ARLINGTON EDUCATION & EMPLOYMENT PROGRAM (REEP) WRITING ASSESSMENT
The REEP Writing
Assessment is a performance-based writing test. Programs will use it
to measure educational gains in writing for ESOL students.
This page collects program requirements for testing, testing methods,
and additional tips. To learn more about this writing assessment (and
REEP's other educational materials), go to the REEP
website. Then use your "Back" button to return to this page.
REEP test administrators and scorers must be certified, so it is essential
that members of your program receive training.
programs will use the REEP to measure ESOL writing gains for learners
at SPLs 2-9.
The test consists
of timed writing responses to "prompts," which are short assignments.
Tests are scored using a rubric that measures English language writing
facility from 0 (no writing ability) through 6 (near fluency) across
five areas: content & vocabulary; organization & development;
structure; mechanics; and voice.
It is essential
that a program's test scorers be certified through formal training,
which includes scoring six of eight "homework" essays within
one point of REEP's official scoring of those essays. Also, at least
two staff members per program need to be certified. In addition, recertification
is required annually.
assessment requirements, many programs will set up scheduled assessments
in groups or classroom settings. However, because of open enrollment
and other reasons, new students will enter after scheduled assessments.
It's important that these students are tested within a couple of weeks
of class placement, and no longer than a month. Otherwise, his/her initial
pre-test score will not be accurate or valid for capturing what the
student knows at the outset of her/his time in the program and less
likely to show any educational gain. To handle individual or small group
testing, read these special procedures.
THE REEP WRITING ASSESSMENT
must follow, without alteration or enhancement, the assessment adminstration
procedures in the Reep Writing Rubric,Test and Activities Guide.
They should have on hand a copy of the Guide plus practice
or "anchor" tests for scoring practice. These materials
are supplied at the SABES trainings. If these materials are not on
hand, the program should contact their SABES Curriculum and Assessment
Coordinator. Activity sheets, test forms, and scoring sheets are photocopied
program needs to designate one staff member to be the REEP Scoring
Monitor.The monitor will make sure that scoring procedures are followed
and keep all scores and completed essays in one, secure place.
test is ideally administered to whole classes by the students' teacher.
To handle individual or small group testing, read these special
procedures. The protocol consists of (1) a short warm-up activity,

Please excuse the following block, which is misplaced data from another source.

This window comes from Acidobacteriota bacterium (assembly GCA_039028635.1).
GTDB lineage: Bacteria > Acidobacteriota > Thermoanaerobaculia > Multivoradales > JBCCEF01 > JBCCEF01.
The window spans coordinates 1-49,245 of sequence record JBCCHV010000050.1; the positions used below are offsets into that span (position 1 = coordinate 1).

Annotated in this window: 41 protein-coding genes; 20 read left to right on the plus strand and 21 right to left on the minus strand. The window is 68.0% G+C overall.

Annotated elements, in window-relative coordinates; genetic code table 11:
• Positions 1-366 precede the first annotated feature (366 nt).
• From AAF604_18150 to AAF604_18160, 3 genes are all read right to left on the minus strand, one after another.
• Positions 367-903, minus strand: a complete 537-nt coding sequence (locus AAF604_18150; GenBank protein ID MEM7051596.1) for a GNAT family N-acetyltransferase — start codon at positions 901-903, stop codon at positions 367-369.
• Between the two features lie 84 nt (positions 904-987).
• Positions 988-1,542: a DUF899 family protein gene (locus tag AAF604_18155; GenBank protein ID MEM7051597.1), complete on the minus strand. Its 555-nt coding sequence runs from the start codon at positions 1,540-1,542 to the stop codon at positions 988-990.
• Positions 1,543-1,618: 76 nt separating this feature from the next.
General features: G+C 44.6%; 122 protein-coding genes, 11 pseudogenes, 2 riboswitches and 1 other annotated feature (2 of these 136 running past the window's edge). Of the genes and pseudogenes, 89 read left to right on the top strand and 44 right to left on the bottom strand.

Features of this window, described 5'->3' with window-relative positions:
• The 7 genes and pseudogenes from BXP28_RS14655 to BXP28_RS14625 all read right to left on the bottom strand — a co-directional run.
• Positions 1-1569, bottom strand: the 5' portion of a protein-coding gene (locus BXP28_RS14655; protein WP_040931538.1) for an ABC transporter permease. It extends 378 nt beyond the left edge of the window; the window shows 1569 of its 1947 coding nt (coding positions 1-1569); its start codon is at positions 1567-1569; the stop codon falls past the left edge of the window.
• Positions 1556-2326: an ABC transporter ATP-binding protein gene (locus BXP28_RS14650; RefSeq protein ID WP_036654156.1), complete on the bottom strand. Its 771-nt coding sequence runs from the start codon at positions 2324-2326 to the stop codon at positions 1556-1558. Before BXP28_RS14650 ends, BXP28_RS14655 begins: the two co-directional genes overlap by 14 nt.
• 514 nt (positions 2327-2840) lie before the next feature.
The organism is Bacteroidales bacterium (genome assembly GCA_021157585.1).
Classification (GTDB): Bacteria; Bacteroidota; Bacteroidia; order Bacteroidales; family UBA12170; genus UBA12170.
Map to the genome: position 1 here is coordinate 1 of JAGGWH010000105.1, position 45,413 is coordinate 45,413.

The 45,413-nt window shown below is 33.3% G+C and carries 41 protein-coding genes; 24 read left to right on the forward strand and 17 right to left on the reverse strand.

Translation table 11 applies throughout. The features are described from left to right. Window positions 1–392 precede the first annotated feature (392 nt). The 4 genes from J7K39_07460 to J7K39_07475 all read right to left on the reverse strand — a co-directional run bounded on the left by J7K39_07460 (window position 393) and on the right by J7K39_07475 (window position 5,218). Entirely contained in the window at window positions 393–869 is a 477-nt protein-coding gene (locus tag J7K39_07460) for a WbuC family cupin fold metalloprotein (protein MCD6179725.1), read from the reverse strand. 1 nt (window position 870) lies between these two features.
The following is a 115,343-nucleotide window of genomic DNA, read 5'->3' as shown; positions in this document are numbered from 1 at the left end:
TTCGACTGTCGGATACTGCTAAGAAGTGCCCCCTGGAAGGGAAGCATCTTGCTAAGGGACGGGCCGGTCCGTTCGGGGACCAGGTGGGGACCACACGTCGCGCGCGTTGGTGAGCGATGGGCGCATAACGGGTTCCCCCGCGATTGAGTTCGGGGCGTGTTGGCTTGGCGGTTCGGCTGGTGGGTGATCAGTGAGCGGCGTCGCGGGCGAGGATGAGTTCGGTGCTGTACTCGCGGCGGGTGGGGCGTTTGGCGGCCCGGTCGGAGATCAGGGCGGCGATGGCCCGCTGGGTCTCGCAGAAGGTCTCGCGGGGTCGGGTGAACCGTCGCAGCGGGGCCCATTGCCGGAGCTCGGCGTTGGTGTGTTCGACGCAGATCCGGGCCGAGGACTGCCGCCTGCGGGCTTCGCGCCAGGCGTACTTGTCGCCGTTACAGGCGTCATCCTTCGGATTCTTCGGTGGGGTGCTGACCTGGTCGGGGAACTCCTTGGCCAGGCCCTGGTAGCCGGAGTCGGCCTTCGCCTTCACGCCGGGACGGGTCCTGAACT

such as a group brainstorm, a general conversation, or work in pairs;
(2) a 30 minute written response to a short writing task ("prompt");
and (3) scoring by two certified scorers other than the students'
teacher. If the test is being administered in a setting other than
the students' classroom, you must still do a warm-up activity.
scorers assign scores of 0-6 to each of the five areas and an average
is taken. Before
scoring an actual test, scorers must "recalibrate" by re-familiarizing
themselves with the scoring rubric and then scoring essays using tests
M through R, without looking at the answer key! If their anchor essay
scores differ by more than one point, the scorers must discuss this
situation with the program's REEP Scoring Monitor and, if the differences
cannot be resolved, the SABES Curriculum and Assessment Coordinator
-- before scoring the next batch of actual test essays.
- In scoring
actual tests, the average of the two scorers' scores becomes the assigned
score for a given test. If the two scorers' scores differ by more than
one point, a third scorer is brought in via the REEP monitor and the
average of the two scores within one point are assigned to the test.
This scoring protocol ensures inter-rater reliability.
this point in time there are Forms A, B, C, and D of the test so that
different prompts can be used alternately as initial, optional mid-year,
and end-of-year assessments in such a way that a student is not given
the same form of the test sequentially. Alternating between Forms
A and B, or C and D, is the best way to avoid use the same form sequentially.
As a backup, the SMARTT system generates assessment reports you can
use to track which form of the test was administered last to each
- To keep
score data reliable, all student scores and essays must be kept in a
secure place--e.g. not in student portfolios. Essays cannot be shared
with students, though teachers can use data diagnostically. Copies of
the rubric should be kept out of public view.
TO USE BEST PLUS, WHEN TO USE REEP
the student is between SPL 0 and 2, you may choose whether REEP or BEST
Plus is most appropriate to use.
Instrument to Use
student is below SPL 2:
use the BEST Plus.
is at SPL 2 or above:
the REEP of the BEST Plus.
a student is interested in working on his/her English writing skills:
a student is interested in working on his/her English speaking skills:
the BEST Plus.
to use Scale Scores when reporting to SMARTT. We offer handy Scale
Score Correlations. (Scroll down to find REEP-relevant entries.
Use your "Back" button to return to this page.)
too that a student's primary assessment area cannot change during the
photocopy warm-up activity sheets and writing test forms (A, B, C, D)
from the Guide. The scoring Rubric, score sheets, and anchor
essays are provided in SABES trainings.